O Living Bread from heaven

Full Text

1 O Living Bread from heaven,
How well You feed Your guest!
The gifts that You have given
Have filled my heart with rest.
Oh, wondrous food of blessing,
Oh, cup that heals our woes!
My heart, this gift possessing,
With praises overflows.

2 My Lord, You here have led me
To this most holy place
And with Yourself have fed me
The treasures of Your grace;
For You have freely given
What earth could never buy,
The bread of life from heaven,
That now I shall not die.

3 You gave me all I wanted;
This food can death destroy.
And You have freely granted
The cup of endless joy.
My Lord, I do not merit
The favor You have shown,
And all my soul and spirit
Bow down before Your throne.

4 Lord, grant me then, thus strengthened
With heav'nly food, while here
My course on earth is lengthened,
To serve with holy fear.
And when You call my spirit
To leave this world below,
I enter, through Your merit,
Where joys unmingled flow.

Source: Lutheran Service Book #642

Translator: Catherine Winkworth

Catherine Winkworth is "the most gifted translator of any foreign sacred lyrics into our tongue, after Dr. Neale and John Wesley; and in practical services rendered, taking quality with quantity, the first of those who have laboured upon German hymns. Our knowledge of them is due to her more largely than to any or all other translators; and by her two series of Lyra Germanica, her Chorale Book, and her Christian Singers of Germany, she has laid all English-speaking Christians under lasting obligation." --Annotations of the Hymnal, Charles Hutchins, M.A., 1872… Go to person page >

Author: Johann von Rist

Rist, Johann, son of Kaspar Rist, pastor at Ottensen, near Hamburg, was born at Ottensen, March 8, 1607, and from his birth was dedicated to the ministry. After passing through the Johanneum at Hamburg and the Gymnasium Illustre at Bremen, he matriculated, in his 21st year, at the University of Rinteln, and there, under Josua Stegmann (q. v.), he received an impulse to hymn-writing. On leaving Rinteln he acted as tutor to the sons of a Hamburg merchant, accompanying them to the University of Rostock, where he himself studied Hebrew, Mathematics and also Medicine. During his residence at Rostock the terrors, of the Thirty Years War almost emptied the University, and Rist himself also lay there for weeks ill of the pestilence. After his r… Go to person page >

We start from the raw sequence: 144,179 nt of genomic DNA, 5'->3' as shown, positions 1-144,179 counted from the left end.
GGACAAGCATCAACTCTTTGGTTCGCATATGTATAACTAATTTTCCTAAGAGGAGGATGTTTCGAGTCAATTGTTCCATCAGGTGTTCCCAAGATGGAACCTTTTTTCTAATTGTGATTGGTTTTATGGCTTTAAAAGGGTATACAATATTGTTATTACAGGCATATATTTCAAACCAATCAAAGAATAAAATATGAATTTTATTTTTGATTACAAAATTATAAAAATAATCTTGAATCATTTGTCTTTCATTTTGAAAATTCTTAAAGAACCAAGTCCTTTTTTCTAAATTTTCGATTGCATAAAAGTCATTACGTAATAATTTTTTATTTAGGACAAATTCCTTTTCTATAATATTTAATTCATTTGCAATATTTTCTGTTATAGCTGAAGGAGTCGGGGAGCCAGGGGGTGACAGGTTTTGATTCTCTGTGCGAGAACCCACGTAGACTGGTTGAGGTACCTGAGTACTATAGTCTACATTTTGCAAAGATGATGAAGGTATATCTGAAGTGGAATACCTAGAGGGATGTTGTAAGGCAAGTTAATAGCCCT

Text Information

First Line: O Living Bread from heaven
German Title: Wie wohl hast du gelabet
Author: Johann von Rist (1651)
Translator: Catherine Winkworth
Language: English
Copyright: Public Domain



Composed by Samuel S. Wesley (PHH 206), AURELIA (meaning "golden") was published as a setting for “Jerusalem the Golden” in Selection of Psalms and Hymns, which was compiled by Charles Kemble and Wesley in 1864. Though opinions vary concerning the tune's merits (Henry J. Gauntlett once condemned…

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The Cyber Hymnal #5057
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Instances (1 - 8 of 8)Text InfoTune InfoTextScoreFlexScoreAudioPage Scan
Ambassador Hymnal: for Lutheran worship #282
Christian Worship: a Lutheran hymnal #314Text
Evangelical Lutheran Hymnary #326TextPage Scan
Evangelical Lutheran Worship #542TextPage Scan
Lutheran Service Book #642TextPage Scan
Lutheran Worship #244Text
Small Church Music #2069Audio
The Cyber Hymnal #5057TextScoreAudio
Include 25 pre-1979 instances